Spearheaded this year by Sen. Mitch McConnell, the hemp legalization amendment was inspired by previous efforts from Rep. James Comer, and decades of advocacy work by hemp supporters nationwide. Legalizing hemp had bipartisan support in both the House and Senate. Legislators softened the most problematic clause in the amendment, which bans some people with felony drug convictions from participating in the hemp industry, during negotiations between the two chambers.

    • Agribusiness Invasion Threatens Indigenous of Paraguay’s Chaco Region
      The Paraguayan Chaco region has been home to various groups of Indigenous peoples for millennia. But over the past few years, the land has been invaded by agribusinesses for the purpose of unsustainable livestock production.

      As a result, the Chaco is losing forests at a rate of 240,000 hectares per year. At the current rate of deforestation, in 24 years, all Chaco forest cover would all be gone, and the effects will be mostly irreversible. To make matters even worse, the land is increasingly being covered in genetically modified soy and the toxic agrochemicals that go hand-in-hand with it. The soy is primarily produced as feedstock for factory farms in Europe and other parts of the world. Cattle ranchers and soy planters have stolen Indigenous land in the Chaco and forced its people into slave labor.

    • Dairy Farming is Dying. After 40 Years, I’m Done.
      After 40 years of dairy farming, I sold my herd of cows this summer. The herd had been in my family since 1904; I know all 45 cows by name. I couldn’t find anyone who wanted to take over our farm — who would? Dairy farming is little more than hard work and possible economic suicide.

      A grass-based organic dairy farm bought my cows. I couldn’t watch them go. In June, I milked them for the last time, left the barn and let the truckers load them. A cop-out on my part? Perhaps, but being able to remember them as I last saw them, in my barn, chewing their cuds and waiting for pasture, is all I have left.

      My retirement was mostly voluntary. Premature, but there is some solace in having a choice. Unlike many dairy farmers, I didn’t retire bankrupt. But for my wife and me, having to sell our herd was a sign — of the economic death not just of rural America but also of a way of life. It is nothing short of heartbreaking to walk through our barn and know that those stalls will remain empty. Knowing that our losses reflect the greater damage inflicted on entire regions is worse.

    • 2018 Was Hostile Year for Reproductive Rights. Will 2019 Bring More of the Same?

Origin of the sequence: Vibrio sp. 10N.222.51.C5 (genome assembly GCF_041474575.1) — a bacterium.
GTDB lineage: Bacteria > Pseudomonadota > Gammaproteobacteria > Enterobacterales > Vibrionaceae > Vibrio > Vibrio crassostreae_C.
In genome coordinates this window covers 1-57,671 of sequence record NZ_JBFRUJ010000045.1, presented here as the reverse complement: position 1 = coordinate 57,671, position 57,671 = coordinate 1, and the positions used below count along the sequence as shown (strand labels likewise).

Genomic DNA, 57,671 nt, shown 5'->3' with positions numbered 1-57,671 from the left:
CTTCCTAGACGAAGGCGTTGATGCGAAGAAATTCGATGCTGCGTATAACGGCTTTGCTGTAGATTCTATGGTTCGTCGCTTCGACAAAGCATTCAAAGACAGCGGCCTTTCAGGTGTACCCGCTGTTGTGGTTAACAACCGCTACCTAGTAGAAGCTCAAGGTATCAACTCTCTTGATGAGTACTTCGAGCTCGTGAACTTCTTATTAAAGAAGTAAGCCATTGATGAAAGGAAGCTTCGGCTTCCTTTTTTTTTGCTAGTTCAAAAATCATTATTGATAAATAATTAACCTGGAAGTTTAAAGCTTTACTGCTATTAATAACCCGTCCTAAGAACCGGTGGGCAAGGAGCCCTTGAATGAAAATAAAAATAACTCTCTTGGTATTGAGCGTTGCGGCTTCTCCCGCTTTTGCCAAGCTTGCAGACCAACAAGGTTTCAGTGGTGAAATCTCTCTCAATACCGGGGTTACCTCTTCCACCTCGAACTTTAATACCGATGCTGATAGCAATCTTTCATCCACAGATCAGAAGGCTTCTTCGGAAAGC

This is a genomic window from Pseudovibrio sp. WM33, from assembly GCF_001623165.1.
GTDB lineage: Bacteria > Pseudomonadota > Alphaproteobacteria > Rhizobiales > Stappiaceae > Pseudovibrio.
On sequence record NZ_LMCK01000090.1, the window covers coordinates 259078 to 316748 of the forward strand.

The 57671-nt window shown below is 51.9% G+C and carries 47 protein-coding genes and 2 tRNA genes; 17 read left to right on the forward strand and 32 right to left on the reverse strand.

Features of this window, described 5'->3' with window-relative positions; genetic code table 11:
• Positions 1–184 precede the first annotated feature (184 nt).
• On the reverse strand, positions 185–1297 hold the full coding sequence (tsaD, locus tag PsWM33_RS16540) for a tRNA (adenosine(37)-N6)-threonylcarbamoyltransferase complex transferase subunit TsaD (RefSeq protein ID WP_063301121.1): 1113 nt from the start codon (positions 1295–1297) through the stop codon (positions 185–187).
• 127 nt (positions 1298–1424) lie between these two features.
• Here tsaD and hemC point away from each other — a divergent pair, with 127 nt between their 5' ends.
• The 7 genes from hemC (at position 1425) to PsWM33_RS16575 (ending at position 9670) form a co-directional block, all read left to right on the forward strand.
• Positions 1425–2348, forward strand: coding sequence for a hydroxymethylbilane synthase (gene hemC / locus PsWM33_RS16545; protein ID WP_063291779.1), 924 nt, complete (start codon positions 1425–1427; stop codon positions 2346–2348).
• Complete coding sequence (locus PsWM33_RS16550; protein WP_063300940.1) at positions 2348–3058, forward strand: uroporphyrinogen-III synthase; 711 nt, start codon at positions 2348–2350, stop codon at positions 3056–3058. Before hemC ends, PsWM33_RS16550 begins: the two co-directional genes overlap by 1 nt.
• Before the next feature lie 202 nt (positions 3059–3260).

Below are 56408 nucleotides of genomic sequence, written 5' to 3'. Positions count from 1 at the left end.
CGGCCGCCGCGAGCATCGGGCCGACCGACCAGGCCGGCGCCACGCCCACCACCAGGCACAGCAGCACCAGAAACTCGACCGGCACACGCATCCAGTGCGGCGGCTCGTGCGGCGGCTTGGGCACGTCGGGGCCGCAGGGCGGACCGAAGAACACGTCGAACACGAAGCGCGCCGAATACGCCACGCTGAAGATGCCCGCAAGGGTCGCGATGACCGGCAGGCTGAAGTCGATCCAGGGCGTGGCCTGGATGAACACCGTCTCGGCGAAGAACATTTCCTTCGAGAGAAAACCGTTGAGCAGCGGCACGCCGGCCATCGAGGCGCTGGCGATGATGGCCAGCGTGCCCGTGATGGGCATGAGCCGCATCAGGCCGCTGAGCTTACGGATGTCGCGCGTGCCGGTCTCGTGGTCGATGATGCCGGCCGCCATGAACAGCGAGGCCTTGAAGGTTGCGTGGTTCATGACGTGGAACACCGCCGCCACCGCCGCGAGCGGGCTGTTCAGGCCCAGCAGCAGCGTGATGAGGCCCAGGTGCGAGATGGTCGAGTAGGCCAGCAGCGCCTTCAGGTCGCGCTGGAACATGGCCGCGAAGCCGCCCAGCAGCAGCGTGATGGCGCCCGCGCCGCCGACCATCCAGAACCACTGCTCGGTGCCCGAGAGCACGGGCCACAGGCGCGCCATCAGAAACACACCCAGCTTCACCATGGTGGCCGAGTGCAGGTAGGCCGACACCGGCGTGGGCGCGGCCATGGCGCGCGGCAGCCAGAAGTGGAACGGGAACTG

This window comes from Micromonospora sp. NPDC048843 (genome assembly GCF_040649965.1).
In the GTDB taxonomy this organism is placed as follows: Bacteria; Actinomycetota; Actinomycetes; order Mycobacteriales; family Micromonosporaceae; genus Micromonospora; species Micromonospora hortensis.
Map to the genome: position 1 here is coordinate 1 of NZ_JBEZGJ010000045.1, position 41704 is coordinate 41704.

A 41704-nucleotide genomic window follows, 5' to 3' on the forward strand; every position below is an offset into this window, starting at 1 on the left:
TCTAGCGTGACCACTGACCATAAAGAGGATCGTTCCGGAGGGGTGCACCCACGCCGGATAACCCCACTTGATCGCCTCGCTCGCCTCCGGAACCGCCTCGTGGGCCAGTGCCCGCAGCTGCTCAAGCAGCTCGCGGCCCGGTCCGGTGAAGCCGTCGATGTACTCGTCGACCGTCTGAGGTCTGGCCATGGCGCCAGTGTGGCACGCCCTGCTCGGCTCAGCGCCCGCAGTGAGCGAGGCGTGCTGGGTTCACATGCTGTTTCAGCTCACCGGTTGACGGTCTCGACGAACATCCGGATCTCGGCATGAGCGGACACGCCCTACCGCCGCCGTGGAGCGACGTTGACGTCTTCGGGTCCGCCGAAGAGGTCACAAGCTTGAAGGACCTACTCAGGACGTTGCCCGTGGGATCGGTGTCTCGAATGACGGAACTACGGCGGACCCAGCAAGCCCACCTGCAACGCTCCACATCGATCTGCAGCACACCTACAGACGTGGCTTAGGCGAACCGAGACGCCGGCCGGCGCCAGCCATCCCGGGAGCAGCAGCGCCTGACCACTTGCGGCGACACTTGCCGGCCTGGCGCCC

Despite the 80 proactive reproductive justice measures passed while state legislatures were in session this year, the overall trend from 2018 continues to be harmful measures designed to reduce or eliminate access to federal and state-funded family planning services while further restricting abortion care.

      Reproductive health research nonprofit the Guttmacher Institute has designated 22 states as “hostile” or “very hostile” to abortion rights heading into 2019. In 2000, only 7 percent of women aged 13-44 (those deemed to be of reproductive age) lived in states considered hostile or very hostile to abortion. In contrast, nearly half — 46 percent, or 31 million — live in hostile or very hostile states heading into 2019.

      The currently hostile state of Ohio has sent yet another “heartbeat bill” — which would ban abortion at six weeks (before many people even know they’re pregnant) — to the governor’s desk, where it awaits his signature. Should he sign, Ohio would be the last state this year to move its designation from “hostile” to “very hostile.”

    • 'Shame on this President:' With Shutdown, Trump Cuts Off Funds for 'Vital Services and Protections' for Women Who Face Abuse
      Rep. Barbara Lee (D-Calif.) was among those condemning the government shutdown's impacts on the safety of women and families, as funding for the Violence Against Women Act (VAWA) expired at midnight on Friday as the shutdown went into effect.

      Along with nearly 400,000 federal employees who face a furlough thanks to President Donald Trump's decision to shut down the federal government, programs that support women who have survived violence may now face funding shortages due to the turmoil on Capitol Hill. Congress's failure to negotiate a spending bill over the weekend left programs that rely on the law without federal funding until at least Thursday, when lawmakers reconvene.

      "Because of the Trump Shutdown, millions of survivors who rely on programs funded by the Violence Against Women Act will not have the resources they need to stay safe right before the holidays," Lee tweeted over the weekend as it became clear that the government would not reopen Monday. "Shame on this President."

    • Warren-Schakowsky Bill Is a Huge Step Toward Bringing Drug Costs Down